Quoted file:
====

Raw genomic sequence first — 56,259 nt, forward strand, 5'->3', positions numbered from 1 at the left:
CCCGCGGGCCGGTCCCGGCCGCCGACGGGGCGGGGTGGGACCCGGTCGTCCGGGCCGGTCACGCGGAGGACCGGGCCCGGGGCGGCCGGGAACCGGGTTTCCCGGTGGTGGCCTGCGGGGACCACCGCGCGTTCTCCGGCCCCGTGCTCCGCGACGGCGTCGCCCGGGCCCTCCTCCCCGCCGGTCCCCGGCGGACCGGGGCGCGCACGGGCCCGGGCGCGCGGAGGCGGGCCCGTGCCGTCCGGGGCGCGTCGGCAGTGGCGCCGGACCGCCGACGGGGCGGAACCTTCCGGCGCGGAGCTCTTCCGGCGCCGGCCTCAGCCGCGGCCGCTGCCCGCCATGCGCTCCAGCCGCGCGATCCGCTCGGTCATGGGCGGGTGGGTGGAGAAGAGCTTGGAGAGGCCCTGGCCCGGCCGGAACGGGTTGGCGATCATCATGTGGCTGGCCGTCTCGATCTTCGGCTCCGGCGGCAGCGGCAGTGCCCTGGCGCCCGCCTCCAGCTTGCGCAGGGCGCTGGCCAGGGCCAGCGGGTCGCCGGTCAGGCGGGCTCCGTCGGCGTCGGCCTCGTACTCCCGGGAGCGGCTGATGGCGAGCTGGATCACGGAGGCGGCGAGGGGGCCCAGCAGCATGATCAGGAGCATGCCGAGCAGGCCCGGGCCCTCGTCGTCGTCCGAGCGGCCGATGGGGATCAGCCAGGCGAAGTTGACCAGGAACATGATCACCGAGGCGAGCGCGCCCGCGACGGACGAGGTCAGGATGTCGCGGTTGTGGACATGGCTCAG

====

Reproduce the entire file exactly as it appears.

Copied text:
Raw genomic sequence first — 56,259 nt, forward strand, 5'->3', positions numbered from 1 at the left:
CCCGCGGGCCGGTCCCGGCCGCCGACGGGGCGGGGTGGGACCCGGTCGTCCGGGCCGGTCACGCGGAGGACCGGGCCCGGGGCGGCCGGGAACCGGGTTTCCCGGTGGTGGCCTGCGGGGACCACCGCGCGTTCTCCGGCCCCGTGCTCCGCGACGGCGTCGCCCGGGCCCTCCTCCCCGCCGGTCCCCGGCGGACCGGGGCGCGCACGGGCCCGGGCGCGCGGAGGCGGGCCCGTGCCGTCCGGGGCGCGTCGGCAGTGGCGCCGGACCGCCGACGGGGCGGAACCTTCCGGCGCGGAGCTCTTCCGGCGCCGGCCTCAGCCGCGGCCGCTGCCCGCCATGCGCTCCAGCCGCGCGATCCGCTCGGTCATGGGCGGGTGGGTGGAGAAGAGCTTGGAGAGGCCCTGGCCCGGCCGGAACGGGTTGGCGATCATCATGTGGCTGGCCGTCTCGATCTTCGGCTCCGGCGGCAGCGGCAGTGCCCTGGCGCCCGCCTCCAGCTTGCGCAGGGCGCTGGCCAGGGCCAGCGGGTCGCCGGTCAGGCGGGCTCCGTCGGCGTCGGCCTCGTACTCCCGGGAGCGGCTGATGGCGAGCTGGATCACGGAGGCGGCGAGGGGGCCCAGCAGCATGATCAGGAGCATGCCGAGCAGGCCCGGGCCCTCGTCGTCGTCCGAGCGGCCGATGGGGATCAGCCAGGCGAAGTTGACCAGGAACATGATCACCGAGGCGAGCGCGCCCGCGACGGACGAGGTCAGGATGTCGCGGTTGTGGACATGGCTCAG